By Dennis Spellman
HOUSTON (Reuters) - Thousands attended the Houston funeral of Harris County Deputy Darren Goforth on Friday in a ceremony that gathered law enforcement officers from across the state and is being used to show Texas' appreciation of its police.
Goforth, 47, was fatally shot on Aug. 28 as he fueled a patrol car at a Houston-area gas station in a case the Harris County sheriff has tied to the "Black Lives Matter," campaign against police violence.
Hundreds of cars from police, deputies and emergency workers lined the roads while an honor guard stood near his casket at the Second Baptist Church. Music from bagpipes filled the air for the deputy, who is survived by a wife and two children.
"It is at a time like this that I understand that what happens to that badge not only affects one, but it affects all of us," Lieutenant Don Savell of the Harris County Sheriff's Office said at the funeral.
Texas Governor Greg Abbott has asked for flags to be flown at half-staff on Friday and law enforcement officers across the state to turned on their red and blue lights for a minute at 11 a.m. local time, when the funeral began.
"Texans across the state are uniting in support of Deputy Goforth and every law enforcement officer who puts their life on the line each day in order to keep Texas safe and strong," Abbott said on Thursday.
Honor guard members from the Houston Police Department and the Harris County Sheriff's Office joined forces for a ceremony expected to include flyovers by law-enforcement aircraft.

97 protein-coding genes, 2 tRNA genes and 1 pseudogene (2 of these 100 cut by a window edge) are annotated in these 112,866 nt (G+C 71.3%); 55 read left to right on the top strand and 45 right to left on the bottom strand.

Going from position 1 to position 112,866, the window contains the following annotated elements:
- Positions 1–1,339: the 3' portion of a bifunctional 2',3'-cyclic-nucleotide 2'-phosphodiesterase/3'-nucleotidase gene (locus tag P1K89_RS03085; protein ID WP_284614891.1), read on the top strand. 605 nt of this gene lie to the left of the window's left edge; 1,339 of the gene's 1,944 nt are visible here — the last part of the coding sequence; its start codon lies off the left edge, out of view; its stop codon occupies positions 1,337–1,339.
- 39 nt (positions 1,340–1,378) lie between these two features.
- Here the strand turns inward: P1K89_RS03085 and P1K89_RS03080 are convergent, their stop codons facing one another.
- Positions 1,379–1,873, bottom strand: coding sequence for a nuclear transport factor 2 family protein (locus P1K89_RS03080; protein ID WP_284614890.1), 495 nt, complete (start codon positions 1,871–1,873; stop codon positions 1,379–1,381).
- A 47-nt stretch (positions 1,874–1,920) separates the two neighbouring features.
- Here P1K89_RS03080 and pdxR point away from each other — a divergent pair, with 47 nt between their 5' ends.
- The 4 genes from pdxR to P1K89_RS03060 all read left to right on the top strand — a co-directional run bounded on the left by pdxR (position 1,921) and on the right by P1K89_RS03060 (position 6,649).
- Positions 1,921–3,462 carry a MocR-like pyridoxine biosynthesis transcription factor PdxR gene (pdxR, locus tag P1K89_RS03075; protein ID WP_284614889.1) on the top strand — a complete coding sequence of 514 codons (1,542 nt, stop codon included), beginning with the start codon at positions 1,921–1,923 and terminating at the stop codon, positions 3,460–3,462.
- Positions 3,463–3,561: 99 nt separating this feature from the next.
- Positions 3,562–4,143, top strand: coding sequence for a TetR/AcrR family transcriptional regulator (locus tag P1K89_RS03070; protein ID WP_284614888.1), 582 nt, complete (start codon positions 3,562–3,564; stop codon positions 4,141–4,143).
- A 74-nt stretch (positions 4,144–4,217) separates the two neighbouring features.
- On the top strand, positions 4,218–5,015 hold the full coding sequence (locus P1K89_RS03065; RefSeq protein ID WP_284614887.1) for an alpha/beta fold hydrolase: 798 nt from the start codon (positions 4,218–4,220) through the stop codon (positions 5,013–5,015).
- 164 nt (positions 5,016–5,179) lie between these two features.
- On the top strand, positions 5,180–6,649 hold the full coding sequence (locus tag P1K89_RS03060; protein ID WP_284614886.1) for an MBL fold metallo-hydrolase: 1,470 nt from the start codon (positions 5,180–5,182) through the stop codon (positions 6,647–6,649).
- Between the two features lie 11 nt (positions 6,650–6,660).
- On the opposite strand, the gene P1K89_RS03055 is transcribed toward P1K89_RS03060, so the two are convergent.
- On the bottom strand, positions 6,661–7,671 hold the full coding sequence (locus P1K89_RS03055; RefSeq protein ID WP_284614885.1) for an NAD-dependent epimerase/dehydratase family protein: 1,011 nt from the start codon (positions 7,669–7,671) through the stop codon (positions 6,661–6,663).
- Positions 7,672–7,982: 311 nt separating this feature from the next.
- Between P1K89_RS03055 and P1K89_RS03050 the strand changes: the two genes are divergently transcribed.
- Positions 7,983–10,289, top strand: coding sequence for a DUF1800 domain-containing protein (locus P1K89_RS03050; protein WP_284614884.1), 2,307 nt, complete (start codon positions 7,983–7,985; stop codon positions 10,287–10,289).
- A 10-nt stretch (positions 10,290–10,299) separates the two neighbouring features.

Shannon Miles, 30, has been charged in the case with capital murder, a crime that can bring the death penalty. He is accused of emptying a 15-round handgun into Goforth's back and head in an ambush-style attack, prosecutors said.
Harris County Sheriff Ron Hickman has linked the shooting to anti-police rhetoric that has been used in recent public demonstrations around the United States decrying the deaths of unarmed black men at the hands of white police officers. Goforth was white and the suspect is black.
Miles spent four months in a mental hospital in 2012 after being declared incompetent to stand trial in an aggravated assault case, court documents showed.
A social media campaign has also been launched asking people to wear blue in honor of Goforth.
(Writing by Jon Herskovitz, editing by G Crosse)